Many managers feel they should be able to rely on the skills of their salespeople and devote little time to coaching in the field. But whether you are a full-time sales manager or a branch manager saddled with sales leadership responsibility, you must find time to get to the field with your salespeople. These tough times practically demand it.

Rick Davis Bill, a regional manager for a New Jersey dealer, had not traveled with his salespeople in many years. After learning of a powerful method for improving communications with customers and prospects, he decided to hit the road with one of his sales reps.

The person Bill traveled with was eager to learn, but she wasn't a good listener. Bill discovered that this salesperson never prepared questions to ask clients and prospects during sales meetings. So, during lunch, Bill told her what he wanted when a salesperson called on him as a customer. Bill noted that he greatly appreciated salespeople who took the time to understand his branch activities and marketing philosophy. He told his salesperson she should strive to do the same.

After lunch, she took Bill to an appointment, where Bill demonstrated how to learn about the customer's business practices. The focus of the meetings included questions about the economy and the challenges the customer faced. One customer actually said: "It is quite refreshing to have someone come to my office and listen to my problems, rather than try to push more product on me." The result was that Bill and his salesperson made a sale for a new product line to the client that day.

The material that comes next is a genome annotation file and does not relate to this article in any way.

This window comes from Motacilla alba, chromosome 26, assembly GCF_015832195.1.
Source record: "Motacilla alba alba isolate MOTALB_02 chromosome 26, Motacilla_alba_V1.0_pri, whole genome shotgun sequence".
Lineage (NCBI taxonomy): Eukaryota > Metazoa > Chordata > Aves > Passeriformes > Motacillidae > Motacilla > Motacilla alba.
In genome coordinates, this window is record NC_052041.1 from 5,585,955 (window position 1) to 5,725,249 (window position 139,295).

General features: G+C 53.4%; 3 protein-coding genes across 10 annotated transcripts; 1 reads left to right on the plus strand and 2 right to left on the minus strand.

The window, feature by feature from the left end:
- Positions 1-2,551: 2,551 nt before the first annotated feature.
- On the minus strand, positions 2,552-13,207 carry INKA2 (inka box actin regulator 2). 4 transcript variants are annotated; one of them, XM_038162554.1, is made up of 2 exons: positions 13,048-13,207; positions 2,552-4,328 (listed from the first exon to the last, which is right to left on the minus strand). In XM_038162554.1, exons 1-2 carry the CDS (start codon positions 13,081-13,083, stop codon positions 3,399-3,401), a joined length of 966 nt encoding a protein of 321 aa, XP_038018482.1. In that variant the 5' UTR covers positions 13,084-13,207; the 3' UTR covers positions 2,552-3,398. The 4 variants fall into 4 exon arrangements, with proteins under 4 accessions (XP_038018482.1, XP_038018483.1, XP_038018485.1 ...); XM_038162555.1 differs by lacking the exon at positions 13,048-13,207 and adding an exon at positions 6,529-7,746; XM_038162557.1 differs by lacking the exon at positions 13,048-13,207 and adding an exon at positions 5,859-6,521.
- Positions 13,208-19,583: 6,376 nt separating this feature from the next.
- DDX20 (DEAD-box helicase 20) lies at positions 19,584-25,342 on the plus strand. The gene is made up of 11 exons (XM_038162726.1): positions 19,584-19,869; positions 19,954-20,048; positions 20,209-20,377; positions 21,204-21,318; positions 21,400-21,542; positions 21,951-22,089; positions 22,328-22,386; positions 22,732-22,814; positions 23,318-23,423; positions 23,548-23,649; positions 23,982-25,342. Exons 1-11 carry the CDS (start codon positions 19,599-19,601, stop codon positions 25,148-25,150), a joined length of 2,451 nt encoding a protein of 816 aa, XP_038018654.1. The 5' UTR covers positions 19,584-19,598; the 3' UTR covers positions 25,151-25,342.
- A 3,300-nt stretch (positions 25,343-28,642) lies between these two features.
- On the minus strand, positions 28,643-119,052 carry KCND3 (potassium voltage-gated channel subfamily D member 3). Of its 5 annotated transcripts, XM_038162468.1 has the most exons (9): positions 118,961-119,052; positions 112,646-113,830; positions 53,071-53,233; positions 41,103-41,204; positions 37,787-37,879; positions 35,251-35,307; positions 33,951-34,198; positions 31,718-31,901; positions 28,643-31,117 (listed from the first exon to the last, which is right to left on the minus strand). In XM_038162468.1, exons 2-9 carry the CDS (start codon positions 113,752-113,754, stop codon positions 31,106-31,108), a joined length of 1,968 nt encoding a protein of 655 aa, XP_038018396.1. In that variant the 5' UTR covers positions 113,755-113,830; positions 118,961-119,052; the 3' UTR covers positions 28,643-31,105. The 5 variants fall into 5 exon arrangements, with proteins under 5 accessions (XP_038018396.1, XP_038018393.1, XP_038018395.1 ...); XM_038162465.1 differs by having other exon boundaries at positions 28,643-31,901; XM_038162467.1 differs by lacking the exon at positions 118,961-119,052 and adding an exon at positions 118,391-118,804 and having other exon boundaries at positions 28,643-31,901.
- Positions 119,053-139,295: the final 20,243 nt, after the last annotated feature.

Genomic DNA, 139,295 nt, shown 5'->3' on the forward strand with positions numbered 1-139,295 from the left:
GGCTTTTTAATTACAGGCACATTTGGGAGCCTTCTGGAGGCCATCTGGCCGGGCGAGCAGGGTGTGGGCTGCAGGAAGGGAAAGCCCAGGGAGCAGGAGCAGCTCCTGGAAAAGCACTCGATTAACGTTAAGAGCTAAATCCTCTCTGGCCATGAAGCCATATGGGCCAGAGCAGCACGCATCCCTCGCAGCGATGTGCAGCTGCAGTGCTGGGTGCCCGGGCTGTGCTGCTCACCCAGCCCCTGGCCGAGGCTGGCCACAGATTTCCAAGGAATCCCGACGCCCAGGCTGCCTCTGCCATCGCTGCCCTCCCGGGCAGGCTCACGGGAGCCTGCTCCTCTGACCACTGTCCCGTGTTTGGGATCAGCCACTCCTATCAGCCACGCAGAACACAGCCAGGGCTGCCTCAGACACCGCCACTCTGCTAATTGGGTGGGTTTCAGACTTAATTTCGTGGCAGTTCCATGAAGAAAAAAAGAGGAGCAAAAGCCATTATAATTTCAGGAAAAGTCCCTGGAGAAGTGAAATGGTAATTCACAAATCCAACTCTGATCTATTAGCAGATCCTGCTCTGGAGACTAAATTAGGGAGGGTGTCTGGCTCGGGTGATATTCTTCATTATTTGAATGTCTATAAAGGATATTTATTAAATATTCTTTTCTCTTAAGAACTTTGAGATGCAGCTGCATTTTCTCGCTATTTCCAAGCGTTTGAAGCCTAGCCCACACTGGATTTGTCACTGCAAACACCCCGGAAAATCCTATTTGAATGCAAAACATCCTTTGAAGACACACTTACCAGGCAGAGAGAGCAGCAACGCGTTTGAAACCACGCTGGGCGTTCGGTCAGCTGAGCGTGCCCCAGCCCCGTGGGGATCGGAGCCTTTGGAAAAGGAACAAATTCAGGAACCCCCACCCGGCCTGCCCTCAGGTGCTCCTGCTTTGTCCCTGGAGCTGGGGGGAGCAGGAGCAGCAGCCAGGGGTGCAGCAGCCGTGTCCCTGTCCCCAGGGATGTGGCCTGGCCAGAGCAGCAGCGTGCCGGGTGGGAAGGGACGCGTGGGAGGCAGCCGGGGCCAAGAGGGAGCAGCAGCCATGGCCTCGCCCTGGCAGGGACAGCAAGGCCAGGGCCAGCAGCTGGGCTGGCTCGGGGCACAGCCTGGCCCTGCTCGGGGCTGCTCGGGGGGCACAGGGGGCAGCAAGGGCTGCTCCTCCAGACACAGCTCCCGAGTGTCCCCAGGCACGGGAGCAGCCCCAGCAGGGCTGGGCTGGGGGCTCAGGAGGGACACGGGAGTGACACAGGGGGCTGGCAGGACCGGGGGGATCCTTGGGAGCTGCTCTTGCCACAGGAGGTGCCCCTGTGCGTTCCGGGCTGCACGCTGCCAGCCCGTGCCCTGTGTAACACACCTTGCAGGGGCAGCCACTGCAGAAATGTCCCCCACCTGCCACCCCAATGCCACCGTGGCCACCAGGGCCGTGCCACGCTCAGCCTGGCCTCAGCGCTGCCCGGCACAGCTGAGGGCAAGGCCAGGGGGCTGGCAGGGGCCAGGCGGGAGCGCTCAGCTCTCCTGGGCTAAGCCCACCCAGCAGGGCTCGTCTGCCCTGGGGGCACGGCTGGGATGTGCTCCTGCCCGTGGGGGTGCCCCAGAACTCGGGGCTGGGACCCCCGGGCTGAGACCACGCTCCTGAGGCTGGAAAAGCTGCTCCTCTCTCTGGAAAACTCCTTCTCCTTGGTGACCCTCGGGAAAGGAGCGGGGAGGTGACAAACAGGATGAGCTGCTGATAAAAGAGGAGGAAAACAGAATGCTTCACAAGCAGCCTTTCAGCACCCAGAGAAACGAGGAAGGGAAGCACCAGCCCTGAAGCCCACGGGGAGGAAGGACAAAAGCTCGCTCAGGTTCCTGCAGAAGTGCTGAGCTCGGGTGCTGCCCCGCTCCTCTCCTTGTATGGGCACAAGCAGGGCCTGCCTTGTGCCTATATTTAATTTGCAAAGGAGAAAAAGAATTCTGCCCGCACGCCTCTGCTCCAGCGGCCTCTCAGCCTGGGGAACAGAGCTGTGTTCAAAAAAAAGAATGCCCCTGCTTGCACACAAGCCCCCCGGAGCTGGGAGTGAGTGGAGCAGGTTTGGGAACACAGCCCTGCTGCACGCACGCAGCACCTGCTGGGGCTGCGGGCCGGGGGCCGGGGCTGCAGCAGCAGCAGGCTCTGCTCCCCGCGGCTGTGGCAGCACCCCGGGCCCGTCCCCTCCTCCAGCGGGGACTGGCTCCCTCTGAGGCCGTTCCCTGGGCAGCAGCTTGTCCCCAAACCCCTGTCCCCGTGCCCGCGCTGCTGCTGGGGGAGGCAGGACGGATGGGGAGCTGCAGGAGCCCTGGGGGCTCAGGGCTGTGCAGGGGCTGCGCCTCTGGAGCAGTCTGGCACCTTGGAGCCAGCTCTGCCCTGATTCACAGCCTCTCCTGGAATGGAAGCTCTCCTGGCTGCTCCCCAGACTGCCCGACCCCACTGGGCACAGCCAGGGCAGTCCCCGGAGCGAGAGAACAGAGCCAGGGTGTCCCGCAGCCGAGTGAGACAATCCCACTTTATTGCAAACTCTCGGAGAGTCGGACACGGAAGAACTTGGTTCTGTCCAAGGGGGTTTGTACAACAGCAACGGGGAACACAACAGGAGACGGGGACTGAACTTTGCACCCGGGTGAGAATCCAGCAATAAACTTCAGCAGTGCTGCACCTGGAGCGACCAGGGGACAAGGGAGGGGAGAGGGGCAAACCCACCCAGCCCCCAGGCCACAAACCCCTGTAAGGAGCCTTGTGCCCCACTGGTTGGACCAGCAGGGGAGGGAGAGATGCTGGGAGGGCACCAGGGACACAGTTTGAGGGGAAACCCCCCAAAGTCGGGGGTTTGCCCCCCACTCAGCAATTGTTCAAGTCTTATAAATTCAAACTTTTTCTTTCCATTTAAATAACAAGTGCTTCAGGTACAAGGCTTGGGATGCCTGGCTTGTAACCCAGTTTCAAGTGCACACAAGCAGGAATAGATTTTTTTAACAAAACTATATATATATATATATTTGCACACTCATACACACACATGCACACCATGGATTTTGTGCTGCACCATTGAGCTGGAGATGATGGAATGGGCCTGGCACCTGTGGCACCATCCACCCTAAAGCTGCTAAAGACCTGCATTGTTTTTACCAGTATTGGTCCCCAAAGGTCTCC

After that meeting, Bill became an observer, watching during sales calls as the salesperson worked on her questioning and listening skills. They discussed questioning techniques in the car. At the end of the day, Bill laid out the questioning skills he expected from his salespeople.

When he traveled again with this salesperson, there was noticeable improvement in her questioning. Bill could move on to develop new skills in his pupil.

If you want to succeed as a sales leader, you have to coach. Begin by doing this:

1. Plan time to travel with your salespeople. Many managers feel it is better to surprise their salespeople, finding out what a "real" day of sales looks like. Besides being unfair to the salesperson, who may have administrative tasks planned for the day, it is a poor use of the manager's time. Schedule time when you know you can make ample sales calls that provide real opportunities to observe sales skills in action.

2. Manage normalcy. When the manager travels with the salesperson, the largest and most valuable customers will expect the manager to play a crucial role in the sales call. Thus, a day of sales coaching should include calls to "average" accounts, where the salesperson can run the meeting and provide opportunities for the manager to merely observe performance.

3. Break a few eggs. When things go badly, the typical response for a manager is to jump in and save the day. Avoid this temptation. After the meeting, the salesperson will realize that things didn't go well, and a solid opportunity for constructive feedback is thus revealed.

4. Make feedback specific to behaviors. At some point, the manager should have a private conversation with the sales rep to offer constructive feedback. Focus on behaviors rather than results. When the behaviors are right, the results will take care of themselves.

–Rick Davis is president of Building Leaders Inc., a Chicago-based sales training organization.